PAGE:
How Dreams Have Shaped the Evolution of Humanity
Sidarta Ribeiro Guests on the Book Dreams Podcast
What are dreams made of? What role can they play in predicting the future, and why? To what extent have they shaped the past? What can we glean when we know the content of our dreams, and what does science have to say about why that is? And should we all be taking naps?
In this Book Dreams episode on—you guessed it—a book on dreams, Brazilian neuroscientist and dream researcher Sidarta Ribeiro offers answers to these questions and more. Author of The Oracle of Night: The History and Science of Dreams, Sidarta discusses with Julie and Eve the profound impact dreams have had on the history and evolution of humanity. He says, “Dreams are an integral part of our past. And if we are to have a future, they must be rescued.” Sidarta also talks about why a connection to dreaming has been lost for many people today and what can be done to restore it.
From the episode:
Julie: In your book you say, “Why did so many different people see an oracular function in dreams, and why do so many see it still? Is it possible to find a logical or scientific explanation for the idea that dream activity anticipates future events?” I love those questions and would love it if you could tell us what you think.
Sidarta: This is really the core question of my book, and that’s why it’s called The Oracle of Night. What I argue in the book is that dreams are an oracle into the future, but not a deterministic oracle, not an oracle that knows what’s going to happen. However, if you have a probabilistic oracle, then you can come up with a well-educated guess. And this is what dreams are, this is how they evolved, this is why they were positively selected throughout evolution as a way to simulate the future based on the past.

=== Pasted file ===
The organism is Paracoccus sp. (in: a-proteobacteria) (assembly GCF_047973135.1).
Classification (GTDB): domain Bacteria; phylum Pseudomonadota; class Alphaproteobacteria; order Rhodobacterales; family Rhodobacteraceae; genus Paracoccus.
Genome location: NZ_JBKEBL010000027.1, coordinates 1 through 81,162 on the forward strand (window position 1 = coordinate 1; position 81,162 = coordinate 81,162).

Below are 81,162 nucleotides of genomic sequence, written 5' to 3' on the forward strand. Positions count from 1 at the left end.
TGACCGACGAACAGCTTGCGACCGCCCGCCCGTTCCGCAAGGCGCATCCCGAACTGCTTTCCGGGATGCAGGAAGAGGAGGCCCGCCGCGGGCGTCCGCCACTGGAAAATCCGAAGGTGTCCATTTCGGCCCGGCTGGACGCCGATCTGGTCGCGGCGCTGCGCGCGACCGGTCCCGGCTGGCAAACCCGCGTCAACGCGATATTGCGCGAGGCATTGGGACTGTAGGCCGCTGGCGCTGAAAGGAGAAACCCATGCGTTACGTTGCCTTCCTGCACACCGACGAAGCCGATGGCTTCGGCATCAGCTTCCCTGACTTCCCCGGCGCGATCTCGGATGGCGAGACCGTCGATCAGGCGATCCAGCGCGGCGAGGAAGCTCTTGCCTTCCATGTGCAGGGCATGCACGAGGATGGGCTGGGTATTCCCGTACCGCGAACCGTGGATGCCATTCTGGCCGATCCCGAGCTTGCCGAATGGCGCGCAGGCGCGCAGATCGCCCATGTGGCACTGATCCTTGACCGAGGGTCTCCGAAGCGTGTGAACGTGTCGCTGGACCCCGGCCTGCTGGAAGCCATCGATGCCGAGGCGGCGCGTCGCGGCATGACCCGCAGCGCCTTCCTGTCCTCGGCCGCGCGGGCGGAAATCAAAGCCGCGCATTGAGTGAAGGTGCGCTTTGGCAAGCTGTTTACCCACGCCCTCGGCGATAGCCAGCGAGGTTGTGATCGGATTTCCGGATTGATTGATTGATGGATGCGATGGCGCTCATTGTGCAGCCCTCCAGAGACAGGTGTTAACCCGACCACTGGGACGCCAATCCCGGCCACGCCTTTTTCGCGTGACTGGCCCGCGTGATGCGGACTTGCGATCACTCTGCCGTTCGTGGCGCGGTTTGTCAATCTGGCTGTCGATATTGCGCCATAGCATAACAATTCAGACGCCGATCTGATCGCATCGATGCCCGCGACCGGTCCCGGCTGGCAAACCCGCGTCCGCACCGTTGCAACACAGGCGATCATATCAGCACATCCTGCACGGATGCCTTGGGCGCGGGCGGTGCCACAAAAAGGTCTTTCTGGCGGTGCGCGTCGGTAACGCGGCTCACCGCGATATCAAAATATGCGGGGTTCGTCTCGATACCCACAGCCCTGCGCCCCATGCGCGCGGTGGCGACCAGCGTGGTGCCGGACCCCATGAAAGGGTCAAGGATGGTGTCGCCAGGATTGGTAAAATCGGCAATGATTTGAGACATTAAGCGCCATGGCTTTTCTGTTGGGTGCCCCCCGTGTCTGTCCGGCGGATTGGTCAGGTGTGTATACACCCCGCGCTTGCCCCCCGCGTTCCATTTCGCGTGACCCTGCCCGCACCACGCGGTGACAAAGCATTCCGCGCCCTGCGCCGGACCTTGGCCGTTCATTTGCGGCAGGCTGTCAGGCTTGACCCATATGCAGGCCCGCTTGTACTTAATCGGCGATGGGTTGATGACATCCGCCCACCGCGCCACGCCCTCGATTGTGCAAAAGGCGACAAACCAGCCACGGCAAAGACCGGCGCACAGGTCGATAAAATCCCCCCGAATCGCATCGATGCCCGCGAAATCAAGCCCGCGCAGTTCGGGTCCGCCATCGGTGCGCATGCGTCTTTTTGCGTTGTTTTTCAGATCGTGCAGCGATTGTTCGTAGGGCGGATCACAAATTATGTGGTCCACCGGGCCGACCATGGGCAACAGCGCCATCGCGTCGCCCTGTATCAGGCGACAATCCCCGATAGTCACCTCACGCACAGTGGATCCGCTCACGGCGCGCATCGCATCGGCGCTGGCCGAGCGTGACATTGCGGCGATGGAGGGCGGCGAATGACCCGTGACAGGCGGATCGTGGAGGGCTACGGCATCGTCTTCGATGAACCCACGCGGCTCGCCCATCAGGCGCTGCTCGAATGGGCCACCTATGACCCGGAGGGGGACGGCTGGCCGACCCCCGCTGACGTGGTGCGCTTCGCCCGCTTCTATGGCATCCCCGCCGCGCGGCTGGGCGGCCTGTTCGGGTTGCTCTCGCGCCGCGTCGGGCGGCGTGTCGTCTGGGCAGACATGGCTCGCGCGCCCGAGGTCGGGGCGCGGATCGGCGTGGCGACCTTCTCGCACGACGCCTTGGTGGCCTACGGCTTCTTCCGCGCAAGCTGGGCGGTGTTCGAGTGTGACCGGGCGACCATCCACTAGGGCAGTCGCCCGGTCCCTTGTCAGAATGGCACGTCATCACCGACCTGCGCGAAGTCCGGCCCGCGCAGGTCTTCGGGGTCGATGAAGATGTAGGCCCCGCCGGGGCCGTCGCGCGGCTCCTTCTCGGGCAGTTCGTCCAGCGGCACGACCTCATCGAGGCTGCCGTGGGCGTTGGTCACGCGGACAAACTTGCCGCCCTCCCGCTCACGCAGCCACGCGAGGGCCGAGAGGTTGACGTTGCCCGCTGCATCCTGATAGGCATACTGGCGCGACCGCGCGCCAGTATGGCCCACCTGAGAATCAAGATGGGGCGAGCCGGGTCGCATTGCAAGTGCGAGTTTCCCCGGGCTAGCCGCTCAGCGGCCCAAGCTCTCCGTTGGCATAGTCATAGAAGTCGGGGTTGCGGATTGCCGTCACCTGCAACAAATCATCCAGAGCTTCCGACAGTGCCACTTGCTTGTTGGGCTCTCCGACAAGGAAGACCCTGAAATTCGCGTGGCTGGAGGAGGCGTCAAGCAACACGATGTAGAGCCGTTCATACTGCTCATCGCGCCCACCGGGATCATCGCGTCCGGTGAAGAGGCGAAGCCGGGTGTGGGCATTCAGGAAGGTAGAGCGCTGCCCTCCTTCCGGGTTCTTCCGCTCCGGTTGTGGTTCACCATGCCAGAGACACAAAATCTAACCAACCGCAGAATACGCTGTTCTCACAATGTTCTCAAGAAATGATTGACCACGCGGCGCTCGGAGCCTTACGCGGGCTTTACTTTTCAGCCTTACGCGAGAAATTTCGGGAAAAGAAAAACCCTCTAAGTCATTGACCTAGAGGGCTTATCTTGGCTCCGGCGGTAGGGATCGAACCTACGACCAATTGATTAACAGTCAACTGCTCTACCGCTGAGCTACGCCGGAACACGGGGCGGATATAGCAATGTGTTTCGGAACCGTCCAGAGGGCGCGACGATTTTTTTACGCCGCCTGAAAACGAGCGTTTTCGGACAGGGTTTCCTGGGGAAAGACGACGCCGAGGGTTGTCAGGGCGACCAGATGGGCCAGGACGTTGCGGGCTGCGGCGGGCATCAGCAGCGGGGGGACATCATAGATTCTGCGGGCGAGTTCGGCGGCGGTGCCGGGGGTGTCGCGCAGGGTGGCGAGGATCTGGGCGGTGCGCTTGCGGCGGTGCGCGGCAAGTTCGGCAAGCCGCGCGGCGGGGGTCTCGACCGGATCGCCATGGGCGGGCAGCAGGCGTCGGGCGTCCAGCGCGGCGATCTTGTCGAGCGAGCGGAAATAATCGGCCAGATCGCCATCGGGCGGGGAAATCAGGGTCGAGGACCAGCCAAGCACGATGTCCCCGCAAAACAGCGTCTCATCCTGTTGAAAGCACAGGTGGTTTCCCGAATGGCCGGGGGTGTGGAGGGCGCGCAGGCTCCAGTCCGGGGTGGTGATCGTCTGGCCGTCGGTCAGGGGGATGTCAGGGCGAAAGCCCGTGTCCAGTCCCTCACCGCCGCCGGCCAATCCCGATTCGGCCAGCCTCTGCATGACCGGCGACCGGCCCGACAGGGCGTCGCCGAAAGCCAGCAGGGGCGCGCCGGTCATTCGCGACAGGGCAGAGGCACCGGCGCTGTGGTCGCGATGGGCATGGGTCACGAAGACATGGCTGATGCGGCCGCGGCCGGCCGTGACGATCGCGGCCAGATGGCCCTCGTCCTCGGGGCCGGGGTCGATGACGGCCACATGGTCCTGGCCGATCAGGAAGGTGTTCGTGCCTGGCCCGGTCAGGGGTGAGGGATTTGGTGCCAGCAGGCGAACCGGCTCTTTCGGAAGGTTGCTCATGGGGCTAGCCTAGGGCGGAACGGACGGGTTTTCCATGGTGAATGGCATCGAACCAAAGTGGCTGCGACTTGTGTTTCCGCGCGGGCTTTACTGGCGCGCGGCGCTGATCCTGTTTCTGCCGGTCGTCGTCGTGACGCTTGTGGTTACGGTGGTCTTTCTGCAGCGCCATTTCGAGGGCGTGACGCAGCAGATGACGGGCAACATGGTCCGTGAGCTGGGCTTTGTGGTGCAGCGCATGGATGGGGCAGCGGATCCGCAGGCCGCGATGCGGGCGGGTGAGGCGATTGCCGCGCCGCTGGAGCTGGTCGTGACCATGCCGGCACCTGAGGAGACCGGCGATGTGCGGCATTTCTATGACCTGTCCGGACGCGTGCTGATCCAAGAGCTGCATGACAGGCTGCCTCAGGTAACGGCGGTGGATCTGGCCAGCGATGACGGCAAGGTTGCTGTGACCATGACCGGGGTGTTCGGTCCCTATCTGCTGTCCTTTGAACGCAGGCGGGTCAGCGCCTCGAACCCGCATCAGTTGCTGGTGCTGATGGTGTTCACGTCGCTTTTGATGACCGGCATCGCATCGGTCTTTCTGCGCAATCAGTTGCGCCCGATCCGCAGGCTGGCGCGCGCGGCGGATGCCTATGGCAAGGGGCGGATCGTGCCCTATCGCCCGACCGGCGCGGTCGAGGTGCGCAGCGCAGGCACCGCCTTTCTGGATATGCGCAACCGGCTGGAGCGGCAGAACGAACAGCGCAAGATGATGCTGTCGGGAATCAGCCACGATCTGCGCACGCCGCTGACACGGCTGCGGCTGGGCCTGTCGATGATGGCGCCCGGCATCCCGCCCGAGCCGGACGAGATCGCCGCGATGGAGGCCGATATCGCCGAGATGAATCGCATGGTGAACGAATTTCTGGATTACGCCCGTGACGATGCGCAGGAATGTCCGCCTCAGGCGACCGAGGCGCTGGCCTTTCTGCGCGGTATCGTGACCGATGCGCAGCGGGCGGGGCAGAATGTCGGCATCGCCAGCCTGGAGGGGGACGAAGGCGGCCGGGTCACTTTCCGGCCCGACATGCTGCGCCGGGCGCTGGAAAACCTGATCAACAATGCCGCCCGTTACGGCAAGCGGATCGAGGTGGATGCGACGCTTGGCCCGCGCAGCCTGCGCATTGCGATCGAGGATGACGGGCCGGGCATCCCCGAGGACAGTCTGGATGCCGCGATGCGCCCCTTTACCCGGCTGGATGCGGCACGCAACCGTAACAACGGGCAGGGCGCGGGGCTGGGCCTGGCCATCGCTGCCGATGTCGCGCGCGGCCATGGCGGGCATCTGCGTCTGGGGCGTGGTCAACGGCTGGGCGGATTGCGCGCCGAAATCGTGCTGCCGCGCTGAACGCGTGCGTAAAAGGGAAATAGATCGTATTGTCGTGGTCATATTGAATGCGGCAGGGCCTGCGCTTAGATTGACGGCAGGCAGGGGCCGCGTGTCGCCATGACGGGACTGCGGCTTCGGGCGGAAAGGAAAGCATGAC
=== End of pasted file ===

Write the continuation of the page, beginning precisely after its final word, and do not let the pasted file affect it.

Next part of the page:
And sometimes you’re right on, and often you’re not. But it gives you at least a scenario of possible futures. And this gave our ancestors, our mammalian ancestors, a cognitive edge.
Sidarta Ribeiro is the Founder and Vice Director of the Brain Institute at Universidade Federal do Rio Grande do Norte in Brazil where he currently serves as the Professor of Neuroscience. He received a PhD in animal behavior from Rockefeller University. His research topics encompass: memory, sleep and dreams, neuroplasticity, symbolic competence in non-human animals, computational psychiatry, and psychedelics.
Book Dreams is a podcast for everyone who loves books and misses English class. Co-hosted by Julie Sternberg and Eve Yohalem, Book Dreams releases new episodes every Thursday. Each episode explores book-related topics you can’t stop thinking about—whether you know it yet or not.